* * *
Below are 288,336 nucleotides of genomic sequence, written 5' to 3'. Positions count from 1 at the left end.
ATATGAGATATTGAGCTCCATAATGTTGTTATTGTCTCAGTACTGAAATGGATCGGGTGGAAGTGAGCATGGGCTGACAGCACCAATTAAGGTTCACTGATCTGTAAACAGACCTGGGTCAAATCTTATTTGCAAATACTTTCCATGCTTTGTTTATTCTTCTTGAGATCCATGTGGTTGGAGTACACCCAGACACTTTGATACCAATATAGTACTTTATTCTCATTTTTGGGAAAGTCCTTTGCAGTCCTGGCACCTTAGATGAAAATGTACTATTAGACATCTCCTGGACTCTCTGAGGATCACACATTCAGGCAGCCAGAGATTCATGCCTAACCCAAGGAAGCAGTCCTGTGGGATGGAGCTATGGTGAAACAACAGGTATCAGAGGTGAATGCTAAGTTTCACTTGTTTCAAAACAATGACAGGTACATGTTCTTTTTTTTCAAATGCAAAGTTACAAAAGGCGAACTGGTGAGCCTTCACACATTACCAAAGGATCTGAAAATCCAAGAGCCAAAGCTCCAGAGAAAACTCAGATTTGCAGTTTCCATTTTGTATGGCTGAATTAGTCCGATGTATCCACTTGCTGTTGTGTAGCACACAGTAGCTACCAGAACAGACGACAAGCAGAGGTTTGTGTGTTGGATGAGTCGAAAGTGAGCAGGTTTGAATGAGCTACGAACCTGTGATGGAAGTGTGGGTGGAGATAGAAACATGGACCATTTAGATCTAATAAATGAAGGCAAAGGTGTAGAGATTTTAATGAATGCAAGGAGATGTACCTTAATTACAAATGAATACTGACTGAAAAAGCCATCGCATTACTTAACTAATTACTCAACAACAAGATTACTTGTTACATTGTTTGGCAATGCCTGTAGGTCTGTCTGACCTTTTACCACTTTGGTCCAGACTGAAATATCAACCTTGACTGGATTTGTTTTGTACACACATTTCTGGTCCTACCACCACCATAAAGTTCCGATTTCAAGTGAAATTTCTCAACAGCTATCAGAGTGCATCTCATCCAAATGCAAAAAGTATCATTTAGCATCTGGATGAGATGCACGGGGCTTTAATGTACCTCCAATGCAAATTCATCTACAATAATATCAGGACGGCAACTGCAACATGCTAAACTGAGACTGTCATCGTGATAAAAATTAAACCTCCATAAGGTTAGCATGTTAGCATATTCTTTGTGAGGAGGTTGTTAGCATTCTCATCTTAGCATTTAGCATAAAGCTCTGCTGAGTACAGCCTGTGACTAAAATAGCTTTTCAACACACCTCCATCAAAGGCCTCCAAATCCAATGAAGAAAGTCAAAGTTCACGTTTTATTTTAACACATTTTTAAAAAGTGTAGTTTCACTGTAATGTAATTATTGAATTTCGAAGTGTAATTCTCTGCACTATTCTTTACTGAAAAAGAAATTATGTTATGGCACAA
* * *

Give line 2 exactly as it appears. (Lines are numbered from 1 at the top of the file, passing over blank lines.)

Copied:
ATATGAGATATTGAGCTCCATAATGTTGTTATTGTCTCAGTACTGAAATGGATCGGGTGGAAGTGAGCATGGGCTGACAGCACCAATTAAGGTTCACTGATCTGTAAACAGACCTGGGTCAAATCTTATTTGCAAATACTTTCCATGCTTTGTTTATTCTTCTTGAGATCCATGTGGTTGGAGTACACCCAGACACTTTGATACCAATATAGTACTTTATTCTCATTTTTGGGAAAGTCCTTTGCAGTCCTGGCACCTTAGATGAAAATGTACTATTAGACATCTCCTGGACTCTCTGAGGATCACACATTCAGGCAGCCAGAGATTCATGCCTAACCCAAGGAAGCAGTCCTGTGGGATGGAGCTATGGTGAAACAACAGGTATCAGAGGTGAATGCTAAGTTTCACTTGTTTCAAAACAATGACAGGTACATGTTCTTTTTTTTCAAATGCAAAGTTACAAAAGGCGAACTGGTGAGCCTTCACACATTACCAAAGGATCTGAAAATCCAAGAGCCAAAGCTCCAGAGAAAACTCAGATTTGCAGTTTCCATTTTGTATGGCTGAATTAGTCCGATGTATCCACTTGCTGTTGTGTAGCACACAGTAGCTACCAGAACAGACGACAAGCAGAGGTTTGTGTGTTGGATGAGTCGAAAGTGAGCAGGTTTGAATGAGCTACGAACCTGTGATGGAAGTGTGGGTGGAGATAGAAACATGGACCATTTAGATCTAATAAATGAAGGCAAAGGTGTAGAGATTTTAATGAATGCAAGGAGATGTACCTTAATTACAAATGAATACTGACTGAAAAAGCCATCGCATTACTTAACTAATTACTCAACAACAAGATTACTTGTTACATTGTTTGGCAATGCCTGTAGGTCTGTCTGACCTTTTACCACTTTGGTCCAGACTGAAATATCAACCTTGACTGGATTTGTTTTGTACACACATTTCTGGTCCTACCACCACCATAAAGTTCCGATTTCAAGTGAAATTTCTCAACAGCTATCAGAGTGCATCTCATCCAAATGCAAAAAGTATCATTTAGCATCTGGATGAGATGCACGGGGCTTTAATGTACCTCCAATGCAAATTCATCTACAATAATATCAGGACGGCAACTGCAACATGCTAAACTGAGACTGTCATCGTGATAAAAATTAAACCTCCATAAGGTTAGCATGTTAGCATATTCTTTGTGAGGAGGTTGTTAGCATTCTCATCTTAGCATTTAGCATAAAGCTCTGCTGAGTACAGCCTGTGACTAAAATAGCTTTTCAACACACCTCCATCAAAGGCCTCCAAATCCAATGAAGAAAGTCAAAGTTCACGTTTTATTTTAACACATTTTTAAAAAGTGTAGTTTCACTGTAATGTAATTATTGAATTTCGAAGTGTAATTCTCTGCACTATTCTTTACTGAAAAAGAAATTATGTTATGGCACAA